The brain teasers that Google once used in its job interview process—ostensibly to cherry-pick the best and brightest—were notorious as the search giant rose to prominence in the late 90s and early 2000s. A few examples of the form:
- “How many golf balls would fit inside a 747?”
- “Estimate how many gas stations there are in Manhattan.”
- “If I shrank you to the size of a nickel and put you in a blender, how would you escape?”
Daunting, right? Also, largely useless. Google’s current head of human resources, Laszlo Bock, has repeatedly said that these exercises, and their near cousin the dreaded case interview, have proved terrible tools to identify standout potential employees. It turns out, they served mainly to make the questioner feel smart—and even bad candidates can become expert at answering them.
Bock, who spoke with Quartz as part of the launch of his new book Work Rules!, has made eliminating the brain teasers from Google’s hiring process a personal goal. He has sought to reshape the interview process to look for learning ability and adaptability, and to test for the qualities that actually lead to success at Google.
Still, old habits die hard. From time to time the brain teasers tend to re-emerge, even years after the company began discouraging them. “Our interviewers get trained not to ask those questions. But we’re fighting 5, 10, 20, 25 years of professional experience that teach people they should ask these questions,” he says. “So once in a while they still get out.”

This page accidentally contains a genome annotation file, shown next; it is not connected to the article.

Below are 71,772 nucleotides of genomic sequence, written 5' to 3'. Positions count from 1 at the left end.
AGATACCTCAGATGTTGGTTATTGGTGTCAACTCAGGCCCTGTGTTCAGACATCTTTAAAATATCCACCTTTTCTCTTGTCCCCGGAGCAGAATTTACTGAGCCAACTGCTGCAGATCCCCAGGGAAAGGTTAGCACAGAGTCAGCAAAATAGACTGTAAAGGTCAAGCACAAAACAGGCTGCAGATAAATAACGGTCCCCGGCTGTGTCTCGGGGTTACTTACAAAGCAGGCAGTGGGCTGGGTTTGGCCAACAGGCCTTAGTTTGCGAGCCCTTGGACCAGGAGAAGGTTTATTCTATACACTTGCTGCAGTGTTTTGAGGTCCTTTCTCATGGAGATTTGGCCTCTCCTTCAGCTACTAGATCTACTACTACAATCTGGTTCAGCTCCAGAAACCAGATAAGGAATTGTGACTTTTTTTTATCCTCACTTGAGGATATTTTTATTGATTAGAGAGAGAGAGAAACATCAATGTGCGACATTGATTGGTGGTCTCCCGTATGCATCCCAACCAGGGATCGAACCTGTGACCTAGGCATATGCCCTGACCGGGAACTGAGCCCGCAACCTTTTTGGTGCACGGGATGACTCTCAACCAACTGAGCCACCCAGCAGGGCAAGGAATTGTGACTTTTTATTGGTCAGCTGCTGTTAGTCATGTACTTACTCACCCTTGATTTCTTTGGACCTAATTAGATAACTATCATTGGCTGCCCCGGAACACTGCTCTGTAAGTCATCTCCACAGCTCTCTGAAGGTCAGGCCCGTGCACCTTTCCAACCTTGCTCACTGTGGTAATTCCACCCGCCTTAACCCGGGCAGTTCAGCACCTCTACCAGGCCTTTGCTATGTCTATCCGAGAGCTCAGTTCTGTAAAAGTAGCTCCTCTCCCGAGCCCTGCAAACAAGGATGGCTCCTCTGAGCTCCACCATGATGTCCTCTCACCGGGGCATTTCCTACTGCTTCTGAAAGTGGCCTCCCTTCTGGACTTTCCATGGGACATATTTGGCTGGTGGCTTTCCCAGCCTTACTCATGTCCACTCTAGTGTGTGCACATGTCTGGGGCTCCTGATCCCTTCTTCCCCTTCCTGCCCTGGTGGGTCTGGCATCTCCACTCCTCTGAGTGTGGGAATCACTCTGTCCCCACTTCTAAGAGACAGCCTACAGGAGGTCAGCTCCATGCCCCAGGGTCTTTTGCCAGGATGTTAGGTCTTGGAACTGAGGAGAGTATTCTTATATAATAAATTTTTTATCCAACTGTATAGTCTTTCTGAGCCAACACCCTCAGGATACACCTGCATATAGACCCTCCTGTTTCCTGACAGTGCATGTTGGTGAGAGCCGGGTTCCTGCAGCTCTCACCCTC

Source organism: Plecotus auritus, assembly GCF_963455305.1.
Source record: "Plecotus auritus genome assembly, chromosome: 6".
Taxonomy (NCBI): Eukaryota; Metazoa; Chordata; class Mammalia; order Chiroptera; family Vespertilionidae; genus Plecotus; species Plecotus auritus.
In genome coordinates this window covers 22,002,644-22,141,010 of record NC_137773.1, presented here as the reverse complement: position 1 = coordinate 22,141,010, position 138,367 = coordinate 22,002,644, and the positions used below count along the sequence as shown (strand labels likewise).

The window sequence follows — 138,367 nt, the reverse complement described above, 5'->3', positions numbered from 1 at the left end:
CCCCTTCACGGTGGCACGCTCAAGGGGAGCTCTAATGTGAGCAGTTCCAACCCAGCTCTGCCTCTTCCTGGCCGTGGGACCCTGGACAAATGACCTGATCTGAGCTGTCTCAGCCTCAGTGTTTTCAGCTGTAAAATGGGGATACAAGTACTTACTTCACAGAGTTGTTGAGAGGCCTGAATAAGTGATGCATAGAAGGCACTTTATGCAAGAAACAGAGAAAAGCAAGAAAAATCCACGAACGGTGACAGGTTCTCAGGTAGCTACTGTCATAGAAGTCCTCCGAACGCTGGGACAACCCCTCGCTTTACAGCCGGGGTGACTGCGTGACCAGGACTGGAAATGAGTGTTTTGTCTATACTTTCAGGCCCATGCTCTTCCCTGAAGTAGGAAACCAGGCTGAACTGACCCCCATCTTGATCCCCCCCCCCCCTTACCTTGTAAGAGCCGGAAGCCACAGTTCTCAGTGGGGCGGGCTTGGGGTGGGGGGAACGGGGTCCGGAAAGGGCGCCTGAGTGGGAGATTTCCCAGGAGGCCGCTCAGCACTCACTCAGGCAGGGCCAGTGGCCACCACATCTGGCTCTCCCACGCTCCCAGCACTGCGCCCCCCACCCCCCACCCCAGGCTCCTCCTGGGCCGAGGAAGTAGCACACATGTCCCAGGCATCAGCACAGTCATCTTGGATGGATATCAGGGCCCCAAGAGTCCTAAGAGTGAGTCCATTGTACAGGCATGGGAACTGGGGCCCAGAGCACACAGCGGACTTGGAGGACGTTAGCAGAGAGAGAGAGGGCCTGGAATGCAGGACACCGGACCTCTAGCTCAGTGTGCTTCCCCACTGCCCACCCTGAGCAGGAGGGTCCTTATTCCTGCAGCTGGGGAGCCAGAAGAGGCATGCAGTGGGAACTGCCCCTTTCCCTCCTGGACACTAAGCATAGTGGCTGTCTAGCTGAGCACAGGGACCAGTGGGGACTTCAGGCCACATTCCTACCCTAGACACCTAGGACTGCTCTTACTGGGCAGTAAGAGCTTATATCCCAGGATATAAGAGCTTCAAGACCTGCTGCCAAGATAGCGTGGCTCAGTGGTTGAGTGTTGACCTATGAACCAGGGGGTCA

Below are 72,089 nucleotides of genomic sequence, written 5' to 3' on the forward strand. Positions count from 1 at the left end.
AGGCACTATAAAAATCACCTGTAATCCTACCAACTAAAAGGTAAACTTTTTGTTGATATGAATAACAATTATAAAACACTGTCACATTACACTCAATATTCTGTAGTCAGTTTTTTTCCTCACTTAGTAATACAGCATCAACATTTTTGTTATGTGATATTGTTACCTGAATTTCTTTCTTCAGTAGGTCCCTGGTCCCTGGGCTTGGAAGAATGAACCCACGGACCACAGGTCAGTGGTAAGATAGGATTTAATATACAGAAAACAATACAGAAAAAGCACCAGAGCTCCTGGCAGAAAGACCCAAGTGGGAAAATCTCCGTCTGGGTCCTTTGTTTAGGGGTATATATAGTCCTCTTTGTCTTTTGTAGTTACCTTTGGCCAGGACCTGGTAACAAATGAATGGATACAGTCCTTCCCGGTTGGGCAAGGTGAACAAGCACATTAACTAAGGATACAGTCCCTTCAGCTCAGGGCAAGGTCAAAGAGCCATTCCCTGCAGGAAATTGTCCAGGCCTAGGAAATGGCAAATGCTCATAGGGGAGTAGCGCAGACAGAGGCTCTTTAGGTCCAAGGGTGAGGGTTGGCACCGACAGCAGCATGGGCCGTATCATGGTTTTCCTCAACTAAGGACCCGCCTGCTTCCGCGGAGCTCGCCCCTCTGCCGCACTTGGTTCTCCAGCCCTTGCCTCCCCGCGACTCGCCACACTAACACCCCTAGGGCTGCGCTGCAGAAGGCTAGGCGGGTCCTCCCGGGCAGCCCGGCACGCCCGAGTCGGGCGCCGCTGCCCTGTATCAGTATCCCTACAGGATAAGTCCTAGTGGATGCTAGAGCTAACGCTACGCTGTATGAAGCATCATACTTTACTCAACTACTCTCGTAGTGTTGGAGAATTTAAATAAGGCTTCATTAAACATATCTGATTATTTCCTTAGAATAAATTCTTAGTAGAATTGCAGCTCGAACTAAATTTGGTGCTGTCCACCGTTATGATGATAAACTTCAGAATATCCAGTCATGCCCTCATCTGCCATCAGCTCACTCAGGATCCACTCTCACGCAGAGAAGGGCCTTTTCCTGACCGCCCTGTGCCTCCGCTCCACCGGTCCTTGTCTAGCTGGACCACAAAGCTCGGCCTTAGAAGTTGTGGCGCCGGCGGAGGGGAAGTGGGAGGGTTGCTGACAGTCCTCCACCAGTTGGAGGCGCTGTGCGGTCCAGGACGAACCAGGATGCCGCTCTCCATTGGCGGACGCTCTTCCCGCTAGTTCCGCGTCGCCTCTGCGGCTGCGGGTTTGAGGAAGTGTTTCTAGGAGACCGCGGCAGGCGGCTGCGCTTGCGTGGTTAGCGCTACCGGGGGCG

Bock says that even when brain-teasers manage to sneak back into Google interviews, they’re completely ignored in the decision-making process and removed from hiring packets well before they get to their final review by CEO Larry Page.
As for the brain-teaser diehards who continue to ask would-be Googlers for absurd ballpark estimates, Bock says, ”We send a note back to that person that says ‘please stop doing that because you’re wasting your time, our time, and the candidate’s time. And then usually they stop.”
Google interviewers get a set of suggested questions that test for particular roles and attributes from an internal tool called qDroid. Here’s an example of the sort of question you can actually expect, from Bock’s book:
Tell me about a time when you effectively managed your team to achieve a goal. What did your approach look like? ( Follow-ups: What were your targets and how did you meet them as an individual and as a team? How did you adapt your leadership approach to different individuals? What was the key takeaway from this specific situation?)
These behavioral questions are even tougher than brain teasers, in their own way—and they’re a lot harder to game, Bock explains. ”At the end of the day you can practice all you want, but the quality of your thinking and the quality of your leadership will come through,” he says.